Host — Dan Keller
Hello, and welcome to Episode Seventy-six of MultipleSclerosisDiscovery, the podcast of the MS Discovery Forum. I’mDanKeller.
Pregnancy presents special considerations for women withMS.Beyond the medical and pharmacological issues, there aresocial,socioeconomic, and parenting concerns. Dr. Dessa Sadovnick,aprofessor of medical genetics and neurology at the UniversityofBritish Columbia in Canada, spoke on issues ranging frompregnancyplanning through the postpartum period at the WorldCongress ofNeurology in Santiago, Chile, in November, where we metup.
Interviewer – Dan Keller
Let's talk about gender and hormonal issues in pregnancy.Whatare some of the things you're looking at now?
Interviewee – Dessa Sadovnick
Well, in terms of gender, it's really been interesting thefactthat initially it was actually thought that men may have MSmoreoften than females. And now, of course, it's very wellestablished,as with many other autoimmune diseases, that femalesare affectedmuch more than males. The question is why? And there'sa lot ofresearch being done into hormones, especially theestrogens, theestradiols, to try to see how that relates to diseaseonset,clinical course, etc. But again, there's no reallyfirmanswers.
We do know that the hormonal changes during pregnancy do seemtoreduce the number of relapses during gestation, and as soon asyoudeliver, the relapse rate goes up very high. So this is one areaofbig interest. There's been some recent work published onmenopause,and it does not seem that women who have MS havemenopause earlierthan other women or later than other women. Theredoesn'tnecessarily seem to be a direct effect between clinicalcourse andmenopause, other than to say that a lot of the symptomsdo overlap.So you have to be very careful, as a clinician, todecide whetheryou're talking about MS-related symptoms or symptomsthat might beamenable to treatment just for regular menopause.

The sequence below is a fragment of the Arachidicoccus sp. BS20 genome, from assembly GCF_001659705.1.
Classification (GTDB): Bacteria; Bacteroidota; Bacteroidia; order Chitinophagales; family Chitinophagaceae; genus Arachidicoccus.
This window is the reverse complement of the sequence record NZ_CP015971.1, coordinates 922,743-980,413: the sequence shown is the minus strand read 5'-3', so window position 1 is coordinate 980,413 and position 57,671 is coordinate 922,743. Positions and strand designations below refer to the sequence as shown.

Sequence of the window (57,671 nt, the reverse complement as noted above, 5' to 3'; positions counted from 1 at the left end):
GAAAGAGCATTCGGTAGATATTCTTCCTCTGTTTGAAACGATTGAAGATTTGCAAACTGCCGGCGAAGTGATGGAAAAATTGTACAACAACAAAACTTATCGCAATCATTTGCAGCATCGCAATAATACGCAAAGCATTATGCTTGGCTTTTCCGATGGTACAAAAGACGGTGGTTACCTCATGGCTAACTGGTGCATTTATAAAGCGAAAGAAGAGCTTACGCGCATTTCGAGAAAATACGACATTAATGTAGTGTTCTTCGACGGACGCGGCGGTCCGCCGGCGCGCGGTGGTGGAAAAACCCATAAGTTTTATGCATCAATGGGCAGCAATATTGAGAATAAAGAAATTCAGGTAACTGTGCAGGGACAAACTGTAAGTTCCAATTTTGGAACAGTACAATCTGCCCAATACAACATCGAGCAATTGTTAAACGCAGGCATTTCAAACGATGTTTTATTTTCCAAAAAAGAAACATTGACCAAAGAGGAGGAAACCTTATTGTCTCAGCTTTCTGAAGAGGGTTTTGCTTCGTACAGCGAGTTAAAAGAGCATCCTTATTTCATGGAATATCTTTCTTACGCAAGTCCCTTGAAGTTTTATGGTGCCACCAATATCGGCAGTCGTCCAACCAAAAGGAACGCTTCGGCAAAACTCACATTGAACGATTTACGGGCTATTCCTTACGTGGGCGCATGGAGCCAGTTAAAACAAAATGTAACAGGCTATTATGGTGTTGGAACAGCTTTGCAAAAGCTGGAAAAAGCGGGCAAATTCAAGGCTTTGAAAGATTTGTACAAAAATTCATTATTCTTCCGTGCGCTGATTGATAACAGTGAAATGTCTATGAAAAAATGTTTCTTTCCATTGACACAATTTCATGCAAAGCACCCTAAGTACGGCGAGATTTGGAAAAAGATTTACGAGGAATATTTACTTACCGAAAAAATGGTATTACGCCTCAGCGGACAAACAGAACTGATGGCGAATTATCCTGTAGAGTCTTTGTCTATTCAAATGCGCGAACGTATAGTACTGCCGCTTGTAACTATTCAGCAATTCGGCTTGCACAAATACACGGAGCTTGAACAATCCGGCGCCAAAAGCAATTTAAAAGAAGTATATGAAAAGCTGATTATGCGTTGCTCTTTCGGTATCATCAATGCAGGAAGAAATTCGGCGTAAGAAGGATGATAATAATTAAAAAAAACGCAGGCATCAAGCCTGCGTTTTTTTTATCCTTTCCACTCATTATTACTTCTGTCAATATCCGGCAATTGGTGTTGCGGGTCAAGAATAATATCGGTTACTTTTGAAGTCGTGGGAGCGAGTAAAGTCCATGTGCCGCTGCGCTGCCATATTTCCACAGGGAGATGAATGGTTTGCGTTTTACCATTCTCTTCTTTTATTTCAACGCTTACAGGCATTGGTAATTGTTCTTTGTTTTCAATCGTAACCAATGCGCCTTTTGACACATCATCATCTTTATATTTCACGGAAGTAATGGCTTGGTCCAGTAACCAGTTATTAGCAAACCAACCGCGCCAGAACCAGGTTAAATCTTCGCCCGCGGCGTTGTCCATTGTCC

Puberty is a very key period in MS. We know that you can getMSprior to puberty, but it is recognized now in thepediatricpopulation that the group who have it prior to puberty dohave amore similar female to male ratio. It's only once pubertyhits thatyou have the excess in the females.
Does pregnancy permanently change physiology compared tothepre-pregnant state, or do people go back to their baselinerelapserisk after some point?
There is no evidence to say that having a pregnancy willchangeyour long-term course or your outcome after a given period oftime.It seems like people on the whole, and everything is always onthewhole because there's always the exception, but in general,youtend to go back to what you were like before, taking intoaccountthat, after pregnancy, you'll have had a longer diseaseduration.Just an example, if it takes you a year to becomepregnant, thennine months pregnancy, three months postpartum, thenext time youlook at it you're two years since before you tried toget pregnant;so you're two years more into the disease. But there'sno evidencethat pregnancy harms the long-term outcome of MS, andthere's noevidence that not getting pregnant is beneficial forwomeneither.
Is there a physiologic explanation for the higher relapserateafter pregnancy? Is it easily identified, or is itprettyhypothetical?
Well, it's thought to be related to the changes in hormonesassoon as a woman delivers. But there's nothing that can mark ittosay this woman's going to get it, this woman's not going tohaveit. You know, there's no marker that's going to say who's goingtohave a relapse after delivery, who isn't.
Even though there's not much data right now about many ofthedrugs used in MS and pregnancy, women are advised oftentimes nottobe on the drugs, but they also don't immediately get pregnant.Sodo they have a long period potentially of risk of relapse, anddoesthat affect the long-term course eventually?